"Bright Star," dim Oscar

Jane Campion's Keatsian romance deserved a far better Academy fate than a single measly costume nomination

Published February 5, 2010 1:20AM (EST)

Abbie Cornish and Ben Whishaw in "Bright Star"
Abbie Cornish and Ben Whishaw in "Bright Star"

Best costume design. Really, Academy? That’s it? As a good online friend would say, Pffft.

The most overlooked movie of the year, by far, is "Bright Star." From the opening shot -- an extreme close-up of a needle pulling through fabric -- you know you are in the hands of a cinematic master. This intimate look at an everyday act makes it a wondrous thing, as if we have never quite seen it before.

Jane Campion, who wrote as well as directed, has created an incandescent and utterly satisfying story of young love -- romantic and tragic and true.

Its title taken from his poem of the same name, "Bright Star" tells the story of the poet John Keats and his neighbor, Fanny Brawne. It follows their relationship from the time of their first meeting, through and after his death.

It is a relationship that develops naturally and believably; each coming into their own as they awaken to each other, and the sensual joys of the world around them.

Their relationship is complicated by his poverty -- he’s not seen as a suitable match for Fanny -- and by the jealousness of his best friend, who resents her intrusion into their bachelor lives.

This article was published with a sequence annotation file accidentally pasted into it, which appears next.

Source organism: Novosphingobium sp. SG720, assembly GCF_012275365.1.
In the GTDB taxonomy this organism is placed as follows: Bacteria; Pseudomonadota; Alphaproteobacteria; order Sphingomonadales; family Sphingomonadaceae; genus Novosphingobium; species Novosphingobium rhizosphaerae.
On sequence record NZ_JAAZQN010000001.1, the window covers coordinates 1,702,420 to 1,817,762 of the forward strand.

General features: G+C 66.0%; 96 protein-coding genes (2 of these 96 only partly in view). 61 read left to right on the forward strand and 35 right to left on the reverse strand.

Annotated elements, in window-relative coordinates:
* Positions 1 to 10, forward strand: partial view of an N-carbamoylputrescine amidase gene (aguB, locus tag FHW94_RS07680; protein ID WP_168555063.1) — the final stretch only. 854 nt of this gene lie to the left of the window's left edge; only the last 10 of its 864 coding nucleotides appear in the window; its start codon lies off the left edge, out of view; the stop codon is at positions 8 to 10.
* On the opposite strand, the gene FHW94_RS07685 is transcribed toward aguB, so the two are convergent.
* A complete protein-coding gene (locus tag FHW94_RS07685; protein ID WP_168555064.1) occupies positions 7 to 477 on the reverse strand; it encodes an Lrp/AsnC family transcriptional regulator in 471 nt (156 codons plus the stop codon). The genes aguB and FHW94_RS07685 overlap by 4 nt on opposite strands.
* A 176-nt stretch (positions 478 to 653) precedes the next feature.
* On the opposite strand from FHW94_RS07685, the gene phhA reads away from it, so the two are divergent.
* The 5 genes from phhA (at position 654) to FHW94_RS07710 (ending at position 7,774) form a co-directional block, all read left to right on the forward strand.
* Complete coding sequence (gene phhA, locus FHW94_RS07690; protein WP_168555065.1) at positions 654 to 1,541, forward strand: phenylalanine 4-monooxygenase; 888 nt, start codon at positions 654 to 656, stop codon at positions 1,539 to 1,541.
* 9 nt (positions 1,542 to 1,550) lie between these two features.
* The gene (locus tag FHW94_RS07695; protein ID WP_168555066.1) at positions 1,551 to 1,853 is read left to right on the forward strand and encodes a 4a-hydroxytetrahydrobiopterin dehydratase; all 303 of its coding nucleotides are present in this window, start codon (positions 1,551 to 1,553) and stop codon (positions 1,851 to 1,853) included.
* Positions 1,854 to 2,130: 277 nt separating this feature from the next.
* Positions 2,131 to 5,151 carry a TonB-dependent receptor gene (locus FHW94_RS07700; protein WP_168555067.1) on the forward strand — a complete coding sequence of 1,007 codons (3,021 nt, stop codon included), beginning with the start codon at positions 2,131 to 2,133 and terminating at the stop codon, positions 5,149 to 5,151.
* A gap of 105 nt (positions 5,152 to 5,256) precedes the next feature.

Time and circumstance bring their critics around. Even her mother and the doubting friend yield to the understanding that this is not just a bad case of puppy love, but a heavy dose of the real thing.

Abbie Cornish, who plays Fanny Brawne, gives a flawless performance as a young girl awakening to herself, and to love. Ben Whishaw plays Keats with just the right amount of passion and angst -- acutely sensitive, but never cloying.

Can you watch this and not be reminded of your own first love, when the world was lit up and new? No, you cannot. Like a great poem itself, the movie delivers us that world again.

If God is in the details, the details are in this film: the wind coming in through the open window in Fanny’s room; her hands as she touches the wall between them; the new coat she sews when she sees his old one, threadbare.

When the inevitable happens, her breakdown is almost unbearable.

In contrast, "Up in the Air" was a confused, bleak mess of a movie, whose characters and plot points played like cartoons. It was written by a young Hollywood screenwriter who seems to have stumbled across the big themes of our time, but didn’t have a clue what to do with them. The fact that it’s up for best picture, and "Bright Star" isn’t … I’m losing hope for Hollywood. Again.

By Donna Sandstrom

Donna Sandstrom is an Open Salon blogger. She lives in Seattle, Washington.

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